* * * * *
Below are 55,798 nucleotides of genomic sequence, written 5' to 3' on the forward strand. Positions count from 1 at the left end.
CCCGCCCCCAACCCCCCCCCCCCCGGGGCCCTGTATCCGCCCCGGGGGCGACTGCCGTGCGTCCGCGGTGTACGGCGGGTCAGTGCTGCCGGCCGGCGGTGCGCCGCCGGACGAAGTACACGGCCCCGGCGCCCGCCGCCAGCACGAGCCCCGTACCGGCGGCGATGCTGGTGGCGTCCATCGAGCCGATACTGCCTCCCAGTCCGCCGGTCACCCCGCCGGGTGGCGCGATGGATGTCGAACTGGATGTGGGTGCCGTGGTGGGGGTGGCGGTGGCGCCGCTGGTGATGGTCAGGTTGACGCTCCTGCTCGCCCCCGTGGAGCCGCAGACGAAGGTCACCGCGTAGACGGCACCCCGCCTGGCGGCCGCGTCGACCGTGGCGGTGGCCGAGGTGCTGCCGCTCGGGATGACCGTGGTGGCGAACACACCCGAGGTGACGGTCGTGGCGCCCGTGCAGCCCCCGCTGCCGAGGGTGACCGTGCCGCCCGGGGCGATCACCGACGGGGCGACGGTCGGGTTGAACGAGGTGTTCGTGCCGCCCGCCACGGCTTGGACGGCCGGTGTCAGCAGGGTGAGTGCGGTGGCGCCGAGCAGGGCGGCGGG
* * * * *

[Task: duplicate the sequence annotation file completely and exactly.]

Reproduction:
Below are 55,798 nucleotides of genomic sequence, written 5' to 3' on the forward strand. Positions count from 1 at the left end.
CCCGCCCCCAACCCCCCCCCCCCCGGGGCCCTGTATCCGCCCCGGGGGCGACTGCCGTGCGTCCGCGGTGTACGGCGGGTCAGTGCTGCCGGCCGGCGGTGCGCCGCCGGACGAAGTACACGGCCCCGGCGCCCGCCGCCAGCACGAGCCCCGTACCGGCGGCGATGCTGGTGGCGTCCATCGAGCCGATACTGCCTCCCAGTCCGCCGGTCACCCCGCCGGGTGGCGCGATGGATGTCGAACTGGATGTGGGTGCCGTGGTGGGGGTGGCGGTGGCGCCGCTGGTGATGGTCAGGTTGACGCTCCTGCTCGCCCCCGTGGAGCCGCAGACGAAGGTCACCGCGTAGACGGCACCCCGCCTGGCGGCCGCGTCGACCGTGGCGGTGGCCGAGGTGCTGCCGCTCGGGATGACCGTGGTGGCGAACACACCCGAGGTGACGGTCGTGGCGCCCGTGCAGCCCCCGCTGCCGAGGGTGACCGTGCCGCCCGGGGCGATCACCGACGGGGCGACGGTCGGGTTGAACGAGGTGTTCGTGCCGCCCGCCACGGCTTGGACGGCCGGTGTCAGCAGGGTGAGTGCGGTGGCGCCGAGCAGGGCGGCGGG